1. If requested by FinCEN, a dealership must expeditiously search its records to determine whether the dealer has maintained (or currently maintains) an account for or has engaged in a transaction with any individual, entity or organization identified by FinCEN. Unless FinCEN indicates otherwise in its information request, a dealer may limit the search of its records to: a. any current account maintained for the named suspect; b. any account the dealer maintained for the suspect during the preceding 12 months; and c. any transaction conducted by (or on behalf of) the named suspect during the preceding 6 months that the dealer is required by law or regulation to record or that the dealer has, in fact, recorded and maintained electronically. Note: If the dealer has questions about the scope or terms of the request, the dealer should contact the federal law enforcement agency that forwarded the information request to FinCEN. (The contact information of that agency will be included in the information request.) However, if the dealer finds a match, the dealer should send the report described below to FinCEN and not to the requesting federal law enforcement agency.

2. If the dealer identifies such an account or transaction, the dealer must send a report to FinCEN in the manner and time frame specified in the FinCEN request. Unless otherwise indicated in the request, the search requirement is retrospective and does not require dealers to report on future account opening activity or transactions. Note: In the short term, FinCEN anticipates that its requests and the reports it receives will be accomplished through a combination of e-mail and fax transmissions. FinCEN may determine later to use a secure network to send requests and receive reports.

3. The report must contain: a. The name of the individual, entity or organization; b. The number of each such account, or in the case of a transaction, the date and type of each such transaction; and c. Any Social Security number, taxpayer identification number, passport number, birthday, address, or other similar identifying information provided by the individual, entity or organization when each such account was opened or each such transaction was conducted.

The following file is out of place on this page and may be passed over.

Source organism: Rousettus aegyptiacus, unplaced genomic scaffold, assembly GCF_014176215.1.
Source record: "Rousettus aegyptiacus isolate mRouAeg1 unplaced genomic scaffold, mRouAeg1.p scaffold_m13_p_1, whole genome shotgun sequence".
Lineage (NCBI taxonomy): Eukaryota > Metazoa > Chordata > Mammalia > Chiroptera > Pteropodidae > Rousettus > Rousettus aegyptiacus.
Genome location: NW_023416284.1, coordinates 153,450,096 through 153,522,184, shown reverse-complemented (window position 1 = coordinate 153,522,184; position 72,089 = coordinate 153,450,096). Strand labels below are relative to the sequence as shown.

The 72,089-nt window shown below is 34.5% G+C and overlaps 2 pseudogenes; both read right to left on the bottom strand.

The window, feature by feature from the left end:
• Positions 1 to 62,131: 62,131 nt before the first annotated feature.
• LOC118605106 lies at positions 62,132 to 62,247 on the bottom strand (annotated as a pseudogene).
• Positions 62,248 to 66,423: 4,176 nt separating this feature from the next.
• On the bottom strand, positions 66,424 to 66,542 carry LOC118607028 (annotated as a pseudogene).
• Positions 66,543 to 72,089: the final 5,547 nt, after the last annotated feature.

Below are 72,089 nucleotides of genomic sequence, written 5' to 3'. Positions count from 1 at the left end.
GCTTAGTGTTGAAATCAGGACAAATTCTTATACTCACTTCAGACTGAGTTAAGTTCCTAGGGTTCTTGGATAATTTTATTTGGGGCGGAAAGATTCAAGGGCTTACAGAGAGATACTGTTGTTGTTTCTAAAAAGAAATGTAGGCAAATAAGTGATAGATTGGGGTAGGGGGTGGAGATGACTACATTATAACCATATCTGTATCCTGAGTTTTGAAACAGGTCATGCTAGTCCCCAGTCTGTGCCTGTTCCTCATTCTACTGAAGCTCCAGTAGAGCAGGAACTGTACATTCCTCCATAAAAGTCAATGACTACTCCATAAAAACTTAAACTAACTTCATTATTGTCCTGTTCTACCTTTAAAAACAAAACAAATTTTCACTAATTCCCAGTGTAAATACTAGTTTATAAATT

4. If a dealer receives an information request, it must designate one person at the dealership to be the point of contact regarding the request and any future requests which the dealership receives from FinCEN. If requested by FinCEN, a dealer must provide FinCEN with the person's name, title, mailing address, e-mail address, telephone number and facsimile number in the manner specified by FinCEN. Dealers who have provided FinCEN with contact information must promptly notify FinCEN of any changes to that information.

5. Dealers are prohibited from using information provided by FiCEN for any purpose other than: a. Providing FinCEN with the required report; b. Determining whether to establish or maintain an account or engage in a transaction; or c. Assisting the dealer in complying with the anti-money laundering program requirements set forth in FinCEN regulations. Note: As indicated above, FinCEN has not applied anti-money laundering program requirements to automobile dealers as of September 2002.